Speech notes by Celeste Barker, MPL, Health budget vote debate — 23 July 2014

Honourable Madam Speaker, colleagues and distinguished guests.

Thank you for this opportunity. What I will say is divided into 3 parts. The first includes some issues which I invite you to think about, the second outlines three recent case studies and the third is a comparison and a proposed solution.

So let’s begin with a trip into the fairly recent past. Those of us who attended the Truth and Reconciliation Commission (TRC) Human Rights Violation Hearings in the then Centenary Hall (now Nangoza Jebe Hall) in PE are pretty likely to remember a man with the surname Niewoudt  and a young freedom fighter with the surname Mtimkulu.

Simphiwe Mtimkulu was poisoned by Niewoudt before being discharged. He was sent home to die and his mother testified to how his hair had fallen out from the poison administered by Niewoudt. She was incredibly dignified and brave when she spoke.  Umama Mtimkulu outlived Simphiwe and died this year just before the election.

After attending her memorial service my breath was taken away when I heard how she died.

Apparently she had Asthma or a chest problem and she died without dignity on the pavement while waiting for an ambulance to take her to hospital!

No one should die like that – least of all a brave woman whose son died for freedom!

The first case study is located in the NMBM, in the Livingston Hospital.  A sick old man was transported after a 5 hour wait from Kouga to Livingston. When he arrived at the hospital he was seated next to a woman who was miscarrying in a chair and screaming in pain. After a long waits he was attended to and eventually moved into a male ward. The miscarrying patient bled onto the floor near the old man’s feet. The bloody mess was left on the waiting room floor overnight.

His wife, who has nursing experience, was scared to leave his bedside because there were over 40 patients in the ward and only 2 nurses on duty. She went home and came back the next day to find her husband tied to the bed so tightly that his ankles were bruised.  He and the man next to him were wet and smelled like urine as did the ward and the linen.

Livingstone Hospital is a health risk. It reeks of urine in the lobby. The air in the car park is cleaner. Passages, lifts and the reception area are unsanitary and basic health care is neglected.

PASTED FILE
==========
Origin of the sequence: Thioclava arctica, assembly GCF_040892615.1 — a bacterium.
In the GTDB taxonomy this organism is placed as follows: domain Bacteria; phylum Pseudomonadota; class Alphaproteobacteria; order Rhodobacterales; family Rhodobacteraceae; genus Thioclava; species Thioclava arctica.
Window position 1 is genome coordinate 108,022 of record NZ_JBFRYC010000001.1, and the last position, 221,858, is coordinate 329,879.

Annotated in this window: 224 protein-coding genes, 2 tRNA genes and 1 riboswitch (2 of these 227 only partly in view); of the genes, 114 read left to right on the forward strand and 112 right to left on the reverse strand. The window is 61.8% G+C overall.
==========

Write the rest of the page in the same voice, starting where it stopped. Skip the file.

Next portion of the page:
I claim this because of what I saw and photographed. Not one bed in my lines of vision had hospital linen on it and not a single bedside table had a jug or glass of water on it. This means that patients’ relatives and friends must collect and wash linen for the hospital. It also means that only those who have a support system will have clean, dry linen on their beds and that incontinent patients will lie in wet beds.

Because of the apparent lack of linen the old man’s wife and a friend drive up and down daily to take fresh linen to Livingstone. The old lady makes his bed, changes his wet sheets, washes and shaves her husband and tries to feed him. He is often so drugged that he cannot open his eyes or talk.  Staff members say that he is difficult and that is why he was tied up. Heaven only knows the reasons why he was tied up so tightly that his ankles were bruised.

He, and the others in the ward, do not have their incontinence pads changed regularly. He got frustrated because he wanted to go to the bathroom. There is no wheelchair in the ward and although his wife offered to help a nurse accompany him to the bathroom, her offer was declined and no alternative such as a bedpan was offered.

The gentleman in the bed opposite has had a stroke.  His children also change and wash his linen daily. They bring food to the hospital, feed him and stay there until he falls asleep.

The basics of hygiene, cleanliness and health care are lacking. There are balls of fluff that are stuck to the ceiling. The emergency buttons above the beds are either taped down or broken and the supply of hot water is erratic. The bedsteads are filthy and the windows are so dirty that one cannot see through the glass. It appears as though ink has been thrown at them.